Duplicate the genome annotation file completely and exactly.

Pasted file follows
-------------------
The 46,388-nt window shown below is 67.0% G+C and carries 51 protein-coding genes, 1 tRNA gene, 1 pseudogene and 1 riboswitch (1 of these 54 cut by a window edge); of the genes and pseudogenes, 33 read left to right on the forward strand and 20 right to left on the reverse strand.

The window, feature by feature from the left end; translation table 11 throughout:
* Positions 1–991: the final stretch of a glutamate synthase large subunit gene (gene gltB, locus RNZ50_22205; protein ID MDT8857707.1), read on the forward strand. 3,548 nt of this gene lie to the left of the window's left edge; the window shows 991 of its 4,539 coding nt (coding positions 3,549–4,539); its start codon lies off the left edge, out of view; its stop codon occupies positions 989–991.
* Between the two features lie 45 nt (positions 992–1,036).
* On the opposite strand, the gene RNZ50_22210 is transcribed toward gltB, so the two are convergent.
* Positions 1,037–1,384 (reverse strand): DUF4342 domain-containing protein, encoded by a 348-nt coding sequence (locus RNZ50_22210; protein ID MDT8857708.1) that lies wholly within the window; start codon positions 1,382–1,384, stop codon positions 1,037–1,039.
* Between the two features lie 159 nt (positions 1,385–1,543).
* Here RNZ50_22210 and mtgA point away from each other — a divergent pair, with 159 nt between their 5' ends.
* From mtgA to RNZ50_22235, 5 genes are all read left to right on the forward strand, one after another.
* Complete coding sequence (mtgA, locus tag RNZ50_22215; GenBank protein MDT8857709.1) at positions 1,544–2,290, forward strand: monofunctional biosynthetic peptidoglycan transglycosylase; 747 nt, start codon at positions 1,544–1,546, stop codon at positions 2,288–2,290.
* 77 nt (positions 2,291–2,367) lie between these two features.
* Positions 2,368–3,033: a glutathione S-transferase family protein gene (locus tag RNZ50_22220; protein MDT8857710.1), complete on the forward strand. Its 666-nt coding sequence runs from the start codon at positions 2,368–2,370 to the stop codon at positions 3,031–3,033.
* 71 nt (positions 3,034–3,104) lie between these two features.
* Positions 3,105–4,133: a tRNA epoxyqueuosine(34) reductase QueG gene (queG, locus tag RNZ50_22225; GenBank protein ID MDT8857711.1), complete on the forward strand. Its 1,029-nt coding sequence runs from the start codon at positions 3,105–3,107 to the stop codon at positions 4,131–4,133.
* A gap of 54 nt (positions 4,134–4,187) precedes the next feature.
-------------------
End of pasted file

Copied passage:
The 46,388-nt window shown below is 67.0% G+C and carries 51 protein-coding genes, 1 tRNA gene, 1 pseudogene and 1 riboswitch (1 of these 54 cut by a window edge); of the genes and pseudogenes, 33 read left to right on the forward strand and 20 right to left on the reverse strand.

The window, feature by feature from the left end; translation table 11 throughout:
* Positions 1–991: the final stretch of a glutamate synthase large subunit gene (gene gltB, locus RNZ50_22205; protein ID MDT8857707.1), read on the forward strand. 3,548 nt of this gene lie to the left of the window's left edge; the window shows 991 of its 4,539 coding nt (coding positions 3,549–4,539); its start codon lies off the left edge, out of view; its stop codon occupies positions 989–991.
* Between the two features lie 45 nt (positions 992–1,036).
* On the opposite strand, the gene RNZ50_22210 is transcribed toward gltB, so the two are convergent.
* Positions 1,037–1,384 (reverse strand): DUF4342 domain-containing protein, encoded by a 348-nt coding sequence (locus RNZ50_22210; protein ID MDT8857708.1) that lies wholly within the window; start codon positions 1,382–1,384, stop codon positions 1,037–1,039.
* Between the two features lie 159 nt (positions 1,385–1,543).
* Here RNZ50_22210 and mtgA point away from each other — a divergent pair, with 159 nt between their 5' ends.
* From mtgA to RNZ50_22235, 5 genes are all read left to right on the forward strand, one after another.
* Complete coding sequence (mtgA, locus tag RNZ50_22215; GenBank protein MDT8857709.1) at positions 1,544–2,290, forward strand: monofunctional biosynthetic peptidoglycan transglycosylase; 747 nt, start codon at positions 1,544–1,546, stop codon at positions 2,288–2,290.
* 77 nt (positions 2,291–2,367) lie between these two features.
* Positions 2,368–3,033: a glutathione S-transferase family protein gene (locus tag RNZ50_22220; protein MDT8857710.1), complete on the forward strand. Its 666-nt coding sequence runs from the start codon at positions 2,368–2,370 to the stop codon at positions 3,031–3,033.
* 71 nt (positions 3,034–3,104) lie between these two features.
* Positions 3,105–4,133: a tRNA epoxyqueuosine(34) reductase QueG gene (queG, locus tag RNZ50_22225; GenBank protein ID MDT8857711.1), complete on the forward strand. Its 1,029-nt coding sequence runs from the start codon at positions 3,105–3,107 to the stop codon at positions 4,131–4,133.
* A gap of 54 nt (positions 4,134–4,187) precedes the next feature.